Darren Hughes will challenge the red card he received in last Saturday's All-Ireland quarter-final against Tyrone after it emerged that it was given for his 'altercation' with Tiernan McCann.
The Tyrone man dived theatrically to the ground after Hughes rubbed his hand through McCann's hair.
McCann's reaction to what Hughes did has provoked much criticism but his manager Mickey Harte came to his defence yesterday in a BBC radio interview.
Harte said the player would "respond differently" in the same situation but also apportioned some blame to Hughes for his role in the incident.
McCann could yet face a suspension as the Central Competition Controls Committee have yet to review the incident.
Feigning injury warrants a yellow card under rule but it is open to the CCCC to determine whether or not McCann committed an offence which discredited the association. In that instance, he could potentially face a two-month ban.
Hughes had felled Colm Cavanagh with a tackle as he came out of defence with the ball in the 70th minute and referee Marty Duffy was reaching for a card, presumably black, when Hughes put his hands through McCann's hair.
Duffy sent off the Monaghan man for striking but that charge is likely to be struck out at a future hearings committee meeting. Hughes would miss the first round of next year's league if a one-match ban were to stand.
Last year Hughes successfully overturned a black card he picked up against Monaghan for a challenge that brought Cavanagh to the ground.
Using video evidence, Monaghan were able to show that Hughes had not brought Cavanagh down deliberately.
Harte believes the Scotstown man is not blameless in the matter but accepted that "people make mistakes from time to time".
"I don't think he (McCann) is the first person to overreact and he won't be the last one to ever do it and I think there is plenty of precedents there where this has happened before and it hasn't caused the same furore," said Harte in the interview.
"Tiernan McCann is a fine young man, a wonderful footballer. He did lots of good things on Saturday in the game that seem to have been overlooked. I just want to say that he wasn't entirely to blame for all of this.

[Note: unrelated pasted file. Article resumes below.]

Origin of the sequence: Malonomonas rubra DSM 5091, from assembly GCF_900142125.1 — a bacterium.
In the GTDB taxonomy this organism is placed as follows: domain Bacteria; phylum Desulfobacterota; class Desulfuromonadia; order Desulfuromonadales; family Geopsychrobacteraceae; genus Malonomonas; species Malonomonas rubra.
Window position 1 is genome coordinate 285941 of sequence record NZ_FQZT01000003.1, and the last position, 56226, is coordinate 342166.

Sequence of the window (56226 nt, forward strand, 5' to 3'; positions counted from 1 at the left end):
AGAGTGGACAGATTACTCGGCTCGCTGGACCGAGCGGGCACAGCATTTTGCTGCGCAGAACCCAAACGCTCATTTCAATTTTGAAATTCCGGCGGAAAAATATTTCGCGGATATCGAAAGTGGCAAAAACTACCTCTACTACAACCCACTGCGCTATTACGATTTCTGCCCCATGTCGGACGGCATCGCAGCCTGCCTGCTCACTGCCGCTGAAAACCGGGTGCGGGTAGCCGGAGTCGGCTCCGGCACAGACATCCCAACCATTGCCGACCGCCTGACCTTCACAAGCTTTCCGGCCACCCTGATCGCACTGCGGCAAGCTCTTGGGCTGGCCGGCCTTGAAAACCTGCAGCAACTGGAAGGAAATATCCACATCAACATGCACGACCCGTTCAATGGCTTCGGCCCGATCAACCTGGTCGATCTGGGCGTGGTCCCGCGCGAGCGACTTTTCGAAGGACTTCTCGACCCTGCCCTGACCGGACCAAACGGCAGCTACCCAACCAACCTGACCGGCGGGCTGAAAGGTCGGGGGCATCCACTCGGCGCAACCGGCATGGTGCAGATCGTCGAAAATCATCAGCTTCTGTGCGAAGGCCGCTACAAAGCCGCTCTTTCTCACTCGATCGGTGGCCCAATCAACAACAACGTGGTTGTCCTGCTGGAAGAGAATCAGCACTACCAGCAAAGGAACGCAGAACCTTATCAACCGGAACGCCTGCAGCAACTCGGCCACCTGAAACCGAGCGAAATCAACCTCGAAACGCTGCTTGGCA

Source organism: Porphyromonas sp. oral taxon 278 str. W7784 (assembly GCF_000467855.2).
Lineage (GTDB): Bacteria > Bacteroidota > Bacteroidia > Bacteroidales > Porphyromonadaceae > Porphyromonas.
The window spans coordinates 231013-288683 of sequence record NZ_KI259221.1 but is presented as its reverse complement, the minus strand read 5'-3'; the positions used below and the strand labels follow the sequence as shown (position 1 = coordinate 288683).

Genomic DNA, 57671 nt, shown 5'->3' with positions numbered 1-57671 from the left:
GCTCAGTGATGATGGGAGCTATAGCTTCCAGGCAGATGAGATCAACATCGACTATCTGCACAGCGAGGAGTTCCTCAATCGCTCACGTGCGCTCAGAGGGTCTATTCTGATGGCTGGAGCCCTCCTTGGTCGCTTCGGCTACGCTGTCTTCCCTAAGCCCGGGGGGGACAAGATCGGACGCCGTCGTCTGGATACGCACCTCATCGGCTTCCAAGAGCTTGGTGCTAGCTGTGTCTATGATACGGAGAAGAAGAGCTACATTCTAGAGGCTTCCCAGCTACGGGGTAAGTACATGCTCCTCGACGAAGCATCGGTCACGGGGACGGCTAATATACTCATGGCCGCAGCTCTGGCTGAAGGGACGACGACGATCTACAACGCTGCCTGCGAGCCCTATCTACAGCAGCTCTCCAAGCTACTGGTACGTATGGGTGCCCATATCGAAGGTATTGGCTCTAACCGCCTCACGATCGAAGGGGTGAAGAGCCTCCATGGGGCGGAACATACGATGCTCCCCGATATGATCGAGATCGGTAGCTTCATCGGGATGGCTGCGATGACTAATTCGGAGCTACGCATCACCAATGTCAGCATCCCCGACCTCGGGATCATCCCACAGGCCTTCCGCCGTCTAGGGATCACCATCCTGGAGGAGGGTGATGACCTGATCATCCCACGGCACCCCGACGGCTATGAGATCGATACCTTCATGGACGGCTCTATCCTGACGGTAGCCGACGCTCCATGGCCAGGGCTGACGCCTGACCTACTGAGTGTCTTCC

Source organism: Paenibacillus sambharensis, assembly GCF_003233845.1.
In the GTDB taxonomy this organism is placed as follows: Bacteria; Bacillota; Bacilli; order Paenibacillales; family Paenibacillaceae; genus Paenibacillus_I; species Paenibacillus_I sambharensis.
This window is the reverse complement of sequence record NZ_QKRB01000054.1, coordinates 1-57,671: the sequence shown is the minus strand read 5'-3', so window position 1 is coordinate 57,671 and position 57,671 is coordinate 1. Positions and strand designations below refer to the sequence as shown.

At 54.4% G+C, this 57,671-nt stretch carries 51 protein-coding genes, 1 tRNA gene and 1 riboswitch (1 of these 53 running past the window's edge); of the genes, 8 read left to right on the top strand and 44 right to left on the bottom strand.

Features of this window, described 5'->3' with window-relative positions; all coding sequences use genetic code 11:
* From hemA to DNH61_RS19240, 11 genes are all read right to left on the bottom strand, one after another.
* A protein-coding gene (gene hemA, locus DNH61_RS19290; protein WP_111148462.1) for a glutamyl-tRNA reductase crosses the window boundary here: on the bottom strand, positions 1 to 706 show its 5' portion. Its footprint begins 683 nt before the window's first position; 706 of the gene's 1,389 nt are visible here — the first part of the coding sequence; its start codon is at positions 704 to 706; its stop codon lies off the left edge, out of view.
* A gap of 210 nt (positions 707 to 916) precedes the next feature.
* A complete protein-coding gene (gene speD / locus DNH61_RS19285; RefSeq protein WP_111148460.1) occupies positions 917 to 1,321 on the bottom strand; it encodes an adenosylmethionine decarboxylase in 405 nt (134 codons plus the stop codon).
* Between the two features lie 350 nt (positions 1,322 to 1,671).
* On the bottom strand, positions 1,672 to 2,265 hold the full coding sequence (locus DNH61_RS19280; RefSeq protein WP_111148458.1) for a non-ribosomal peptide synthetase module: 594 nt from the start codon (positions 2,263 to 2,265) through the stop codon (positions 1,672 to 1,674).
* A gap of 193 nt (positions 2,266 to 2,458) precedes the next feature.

"If the player who raised his hand had chosen to do something differently then the outcome would have been different as well.
"That's life, people make mistakes from time to time," he said.
"I don't think there is anyone in this world that hasn't made a mistake now and again. I have to say, on behalf of Tiernan McCann, if he had the chance again he would have responded differently to what happened to him and we all accept that.
"Tiernan was the first man to say: 'I should have responded differently'. He accepted that and we've accepted that."
Harte also raised the challenge by Monaghan's Paul Finlay on Seán Cavanagh for which Finlay picked up a yellow card in the 52nd minute, just after coming on the field.
"Is that a worse thing to do than punch somebody in the back of the head? Somebody else will have to give me the answer."
Meanwhile, the GAA's chairman of the national referees appointments committee Willie Barrett has dismissed the view that officials will be in any way influenced by opinions that Tyrone players are diving to win frees and land opponents in trouble.
Former Meath footballer and 'Sunday Independent' analyst Colm O'Rourke suggested on the 'Sunday Game' that such behaviour "will come back to bite Tyrone".
"Some day Sean Cavanagh will be tackled and he should get a free and a ref will say, 'To hell with that, he's always diving'. This is what's going to happen. They have cried wolf too often, it's not on what they're doing."
But Barrett says referees are in no way influenced by reputations or perceptions that build up around players and are coldly detached from game to game.
"Referees only referee the next game as they see it," said the Tipperary man. "There is absolutely no question of a referee making a decision based on what he saw on television or based on what he saw in a previous game.
"You could have the next match involving the two semi-finalists and there might not be one black card in it. You can't go by what happened in the last game."
He said it is an imperative for referees to be their own men at all times.
"We have very good referees who ignore anything that might be in the media or on TV and move on in their game. I can make assurances that the focus of the football semi-finalists will be on their own game."
Barrett said they are conscious of the potential for all types of foul play, not just feigning injury.
"The clips are shown regularly. There will be a briefing for referees involved in semi-finals. They are briefed in every aspect of the game.
"I don't think feigning injury has come to the boil too much in 2015. There was one or two cases of it. For a referee to be sure that a player is feigning injury, he has to be absolutely certain.
"He would have to err on the side of caution in that instance, when you are particularly dealing with injuries."
Tyrone manager Mickey Harte last night revealed that Joe McMahon may need surgery on a groin injury.
McMahon lasted just seven minutes of last Saturday's All-Ireland quarter-final against Monaghan before being forced out of the action and replaced by his younger brother Justin.
But Harte said he is hoping that Joe will still be available for the semi-final against champions Kerry on August 23.
The Red Hands have an otherwise clean bill of health for the clash with the Kingdom.